TOXIC PLANTS We know foods that are poisonous to dogs include chocolate, garlic, onion and avocado, but there are also plants that are dangerous to curious canines. Yesterday, Today and Tomorrow is a fragrant plant with white and purple

Make sure you section of any garden areas where you don’t want your dog to dig. 49

BEHAVIOUR AND TRAINING Canine disc is perfect for those dogs that like to jump and catch.

Is your dog a pro when it comes to the game of fetch? Maybe you should give canine disc a try. By Lauren McKellar


he sport of canine disc is not a new one, having originated in the 1970s in America, but it certainly has experienced a growth in popularity in the land down under during recent years. Founded in Australia by Damian and Karen Noud in 2003, the governing body was originally named the Australian Canine Disc Association, primarily focused on and centred in Brisbane with a group of approximately 20 to 30 members. However, in 2012 a change occurred. Participants in the sport were getting more and more passionate, and desperate to take the group from something small


to a bigger movement, bringing canine disc to more people. “We formed a board of directors and renamed the group the Canine Disc Australia,” Allison Britton, president, says. And so the popularity of the sport began. “Since then, we’ve boomed ahead,” Allison says. “We’ve taken it from a small member base to 220 members. A huge improvement from the 20 to 30 it was.” Huge improvement is right. Not only does the organisation boast these record numbers of members, but there are also 245 dogs registered to play, resulting in some fierce competition and a whole heap of good fun.

Canine disc is exactly what you think it is — basically, a more organised game of Frisbee. “If you’ve got a dog and a Frisbee, then you can play canine disc,” Allison says. Of course, it isn’t quite as casual as what you might be used to at home. There are diferent formats played in canine disc, and each has a specific set of rules and point systems. “There’s throw and catch — that’s pretty self-explanatory. You throw the Frisbee and the dog catches it and brings it back,” Allison says. “The further you throw, the more points you get if the dog catches the Frisbee on the full and brings it back.” There’s also a freestyle canine disc session, where one person and one dog are out on the field with up to 10 discs. The trainer will go through a routine with the dog, set to a soundtrack of the participant’s choosing. “The really good teams will try and choreograph their routine to the music and, as a judge, I think that’s pretty cool. You might get extra points for knowing your music and your music should cue you in your routine for where you’re up to.”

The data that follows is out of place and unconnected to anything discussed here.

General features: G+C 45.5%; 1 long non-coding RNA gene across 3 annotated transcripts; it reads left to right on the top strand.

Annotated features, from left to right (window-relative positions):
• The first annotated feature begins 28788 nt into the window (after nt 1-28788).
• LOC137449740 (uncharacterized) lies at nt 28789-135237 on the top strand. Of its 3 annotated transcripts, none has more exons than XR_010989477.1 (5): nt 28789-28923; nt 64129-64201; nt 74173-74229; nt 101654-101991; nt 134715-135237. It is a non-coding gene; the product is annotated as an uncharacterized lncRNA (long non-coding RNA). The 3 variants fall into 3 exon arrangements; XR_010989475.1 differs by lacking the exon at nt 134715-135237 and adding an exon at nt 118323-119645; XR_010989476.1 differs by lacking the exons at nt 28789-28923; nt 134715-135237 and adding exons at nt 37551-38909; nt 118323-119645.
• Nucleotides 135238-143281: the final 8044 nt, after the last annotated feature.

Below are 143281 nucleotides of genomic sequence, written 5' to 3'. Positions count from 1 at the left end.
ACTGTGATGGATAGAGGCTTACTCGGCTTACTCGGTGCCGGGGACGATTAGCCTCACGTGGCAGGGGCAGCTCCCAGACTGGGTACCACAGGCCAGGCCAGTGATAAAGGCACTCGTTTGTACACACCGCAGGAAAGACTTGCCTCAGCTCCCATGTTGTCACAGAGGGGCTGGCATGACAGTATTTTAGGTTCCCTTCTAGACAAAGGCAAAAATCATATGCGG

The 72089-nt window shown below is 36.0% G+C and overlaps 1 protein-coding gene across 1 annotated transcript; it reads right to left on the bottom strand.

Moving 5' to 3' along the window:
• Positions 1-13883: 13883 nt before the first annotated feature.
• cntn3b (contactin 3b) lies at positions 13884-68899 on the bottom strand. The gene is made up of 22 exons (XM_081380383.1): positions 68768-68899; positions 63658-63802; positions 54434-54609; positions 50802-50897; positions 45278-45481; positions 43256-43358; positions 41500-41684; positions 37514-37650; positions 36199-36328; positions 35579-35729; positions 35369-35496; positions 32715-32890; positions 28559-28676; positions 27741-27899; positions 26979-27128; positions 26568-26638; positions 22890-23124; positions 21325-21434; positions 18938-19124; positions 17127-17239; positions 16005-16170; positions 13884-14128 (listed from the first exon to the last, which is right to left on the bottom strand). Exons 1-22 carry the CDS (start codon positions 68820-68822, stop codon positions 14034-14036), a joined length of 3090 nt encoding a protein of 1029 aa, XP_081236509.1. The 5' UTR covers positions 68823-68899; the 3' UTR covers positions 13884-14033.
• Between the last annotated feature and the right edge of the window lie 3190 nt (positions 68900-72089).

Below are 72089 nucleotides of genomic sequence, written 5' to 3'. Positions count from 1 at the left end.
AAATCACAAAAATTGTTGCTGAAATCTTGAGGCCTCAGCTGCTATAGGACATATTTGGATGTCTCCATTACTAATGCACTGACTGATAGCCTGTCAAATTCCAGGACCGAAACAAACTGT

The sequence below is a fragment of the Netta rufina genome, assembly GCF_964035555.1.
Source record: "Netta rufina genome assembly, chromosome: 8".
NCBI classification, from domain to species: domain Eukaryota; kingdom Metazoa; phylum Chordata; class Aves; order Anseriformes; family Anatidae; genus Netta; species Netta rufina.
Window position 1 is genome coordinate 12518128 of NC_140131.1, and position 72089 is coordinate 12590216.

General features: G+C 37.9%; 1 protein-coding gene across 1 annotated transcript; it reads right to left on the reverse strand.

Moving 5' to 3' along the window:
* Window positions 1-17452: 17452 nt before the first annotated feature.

Photos courtesy of Canine Disc Australia

Discovering disc



EVENTS AND COMPETITIONS There are many canine disc competitions held each year, with the biennial Nationals being the largest meet. “We just had the Queensland State Championships,” Allison says, adding that it’s the third year they’ve run them under this new format. “The skills of our members are improving. I got to witness and judge one of the best rounds of Frisbee I’ve ever seen.”

There are a whole heap of other games played in the sport, including time trials, blackjack, fast fifty, and more. Most of these are based on the American version of the sport, but some of the games, including Double Up, have been innovated by Allison and the board and given a truly Aussie twist.

This sport can be a great bonding exercise between owner and dog.